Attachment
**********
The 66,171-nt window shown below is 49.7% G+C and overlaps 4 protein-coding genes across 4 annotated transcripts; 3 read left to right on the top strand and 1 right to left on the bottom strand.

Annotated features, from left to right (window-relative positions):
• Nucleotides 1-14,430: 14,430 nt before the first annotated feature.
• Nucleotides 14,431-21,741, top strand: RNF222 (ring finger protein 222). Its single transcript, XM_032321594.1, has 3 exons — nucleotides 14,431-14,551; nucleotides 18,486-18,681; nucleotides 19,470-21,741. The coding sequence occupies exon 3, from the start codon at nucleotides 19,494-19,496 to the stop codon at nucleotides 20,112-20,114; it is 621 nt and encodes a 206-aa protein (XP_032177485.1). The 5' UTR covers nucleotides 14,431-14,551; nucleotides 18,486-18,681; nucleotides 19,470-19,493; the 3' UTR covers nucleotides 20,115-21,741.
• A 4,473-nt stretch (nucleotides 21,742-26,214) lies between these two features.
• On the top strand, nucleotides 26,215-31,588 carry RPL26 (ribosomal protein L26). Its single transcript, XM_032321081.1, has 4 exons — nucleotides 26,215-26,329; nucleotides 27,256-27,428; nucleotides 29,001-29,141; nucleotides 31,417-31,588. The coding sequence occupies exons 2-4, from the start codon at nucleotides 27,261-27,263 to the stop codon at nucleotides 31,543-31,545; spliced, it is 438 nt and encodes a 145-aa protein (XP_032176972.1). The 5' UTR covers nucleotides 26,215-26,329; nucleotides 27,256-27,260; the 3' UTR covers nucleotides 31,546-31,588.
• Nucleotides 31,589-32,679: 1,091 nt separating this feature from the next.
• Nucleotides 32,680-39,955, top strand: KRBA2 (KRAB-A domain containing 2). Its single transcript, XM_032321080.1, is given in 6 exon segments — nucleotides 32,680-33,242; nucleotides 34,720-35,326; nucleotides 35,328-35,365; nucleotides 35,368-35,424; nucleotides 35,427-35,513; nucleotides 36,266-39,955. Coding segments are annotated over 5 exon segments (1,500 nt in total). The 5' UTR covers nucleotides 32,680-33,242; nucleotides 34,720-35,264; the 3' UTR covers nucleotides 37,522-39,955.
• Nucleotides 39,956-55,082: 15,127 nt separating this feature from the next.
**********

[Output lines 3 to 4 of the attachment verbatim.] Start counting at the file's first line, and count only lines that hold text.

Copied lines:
• Nucleotides 1-14,430: 14,430 nt before the first annotated feature.
• Nucleotides 14,431-21,741, top strand: RNF222 (ring finger protein 222). Its single transcript, XM_032321594.1, has 3 exons — nucleotides 14,431-14,551; nucleotides 18,486-18,681; nucleotides 19,470-21,741. The coding sequence occupies exon 3, from the start codon at nucleotides 19,494-19,496 to the stop codon at nucleotides 20,112-20,114; it is 621 nt and encodes a 206-aa protein (XP_032177485.1). The 5' UTR covers nucleotides 14,431-14,551; nucleotides 18,486-18,681; nucleotides 19,470-19,493; the 3' UTR covers nucleotides 20,115-21,741.